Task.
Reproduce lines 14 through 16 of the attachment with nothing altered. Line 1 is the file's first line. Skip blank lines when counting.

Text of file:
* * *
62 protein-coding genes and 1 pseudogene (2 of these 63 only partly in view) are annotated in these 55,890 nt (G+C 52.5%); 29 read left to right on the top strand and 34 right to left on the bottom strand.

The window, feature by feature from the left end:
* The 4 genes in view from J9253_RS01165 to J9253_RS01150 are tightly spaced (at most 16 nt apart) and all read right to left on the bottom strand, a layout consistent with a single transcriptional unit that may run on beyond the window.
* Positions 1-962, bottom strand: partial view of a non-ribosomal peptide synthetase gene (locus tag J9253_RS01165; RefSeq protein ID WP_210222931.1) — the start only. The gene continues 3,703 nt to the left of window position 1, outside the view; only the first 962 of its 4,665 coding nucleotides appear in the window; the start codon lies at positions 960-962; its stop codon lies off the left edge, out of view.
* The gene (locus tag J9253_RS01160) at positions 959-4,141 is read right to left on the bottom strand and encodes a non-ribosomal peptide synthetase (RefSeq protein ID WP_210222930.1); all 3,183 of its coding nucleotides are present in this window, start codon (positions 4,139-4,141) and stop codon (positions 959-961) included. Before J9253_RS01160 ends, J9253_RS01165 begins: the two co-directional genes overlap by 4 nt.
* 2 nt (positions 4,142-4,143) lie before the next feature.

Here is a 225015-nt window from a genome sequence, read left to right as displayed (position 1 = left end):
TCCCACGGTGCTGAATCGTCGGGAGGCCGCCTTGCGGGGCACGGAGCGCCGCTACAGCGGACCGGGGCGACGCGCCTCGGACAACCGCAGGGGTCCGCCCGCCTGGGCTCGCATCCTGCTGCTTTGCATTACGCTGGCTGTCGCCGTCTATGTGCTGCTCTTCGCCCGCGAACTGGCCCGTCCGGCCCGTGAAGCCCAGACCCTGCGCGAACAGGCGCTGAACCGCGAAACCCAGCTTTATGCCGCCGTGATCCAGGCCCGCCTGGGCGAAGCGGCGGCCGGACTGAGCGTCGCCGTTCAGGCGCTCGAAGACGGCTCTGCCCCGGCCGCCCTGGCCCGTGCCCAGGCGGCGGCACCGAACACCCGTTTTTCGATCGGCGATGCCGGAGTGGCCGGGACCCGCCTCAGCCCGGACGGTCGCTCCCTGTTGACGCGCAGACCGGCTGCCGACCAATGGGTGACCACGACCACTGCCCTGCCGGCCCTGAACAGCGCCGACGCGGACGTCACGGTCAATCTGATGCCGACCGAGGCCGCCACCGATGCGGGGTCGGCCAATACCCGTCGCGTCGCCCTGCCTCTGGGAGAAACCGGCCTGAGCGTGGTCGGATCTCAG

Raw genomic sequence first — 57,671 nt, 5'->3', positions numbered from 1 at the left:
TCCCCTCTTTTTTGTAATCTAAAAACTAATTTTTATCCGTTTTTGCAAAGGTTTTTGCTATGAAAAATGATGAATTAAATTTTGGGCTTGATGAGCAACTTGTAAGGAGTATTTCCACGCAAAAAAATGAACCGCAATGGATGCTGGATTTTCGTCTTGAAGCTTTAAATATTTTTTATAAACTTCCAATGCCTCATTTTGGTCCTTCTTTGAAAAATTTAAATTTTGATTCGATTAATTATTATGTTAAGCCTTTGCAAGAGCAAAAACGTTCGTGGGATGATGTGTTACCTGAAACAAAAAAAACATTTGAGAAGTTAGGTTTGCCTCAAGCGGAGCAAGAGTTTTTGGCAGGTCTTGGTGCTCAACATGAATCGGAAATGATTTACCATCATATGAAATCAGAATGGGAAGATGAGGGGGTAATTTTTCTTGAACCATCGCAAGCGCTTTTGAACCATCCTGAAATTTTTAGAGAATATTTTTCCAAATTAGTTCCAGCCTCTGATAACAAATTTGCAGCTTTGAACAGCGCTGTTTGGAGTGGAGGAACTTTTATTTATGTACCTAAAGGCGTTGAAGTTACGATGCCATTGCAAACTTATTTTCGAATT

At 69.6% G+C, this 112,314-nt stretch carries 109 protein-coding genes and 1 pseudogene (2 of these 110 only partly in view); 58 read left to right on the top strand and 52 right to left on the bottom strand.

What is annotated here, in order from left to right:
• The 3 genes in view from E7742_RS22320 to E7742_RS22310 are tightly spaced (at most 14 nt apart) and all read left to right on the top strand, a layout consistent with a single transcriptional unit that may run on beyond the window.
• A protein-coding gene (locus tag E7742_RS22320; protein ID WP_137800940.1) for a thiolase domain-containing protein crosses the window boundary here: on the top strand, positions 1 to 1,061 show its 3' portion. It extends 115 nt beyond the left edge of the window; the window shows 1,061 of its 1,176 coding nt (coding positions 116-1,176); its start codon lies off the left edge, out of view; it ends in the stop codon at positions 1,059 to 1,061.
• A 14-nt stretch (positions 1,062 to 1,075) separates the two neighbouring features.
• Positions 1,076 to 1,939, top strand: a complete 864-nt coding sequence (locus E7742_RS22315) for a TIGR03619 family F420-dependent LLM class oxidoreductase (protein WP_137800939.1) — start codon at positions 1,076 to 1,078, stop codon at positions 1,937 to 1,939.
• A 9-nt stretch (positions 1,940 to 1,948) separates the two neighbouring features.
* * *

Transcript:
• A protein-coding gene (locus tag E7742_RS22320; protein ID WP_137800940.1) for a thiolase domain-containing protein crosses the window boundary here: on the top strand, positions 1 to 1,061 show its 3' portion. It extends 115 nt beyond the left edge of the window; the window shows 1,061 of its 1,176 coding nt (coding positions 116-1,176); its start codon lies off the left edge, out of view; it ends in the stop codon at positions 1,059 to 1,061.
• A 14-nt stretch (positions 1,062 to 1,075) separates the two neighbouring features.
• Positions 1,076 to 1,939, top strand: a complete 864-nt coding sequence (locus E7742_RS22315) for a TIGR03619 family F420-dependent LLM class oxidoreductase (protein WP_137800939.1) — start codon at positions 1,076 to 1,078, stop codon at positions 1,937 to 1,939.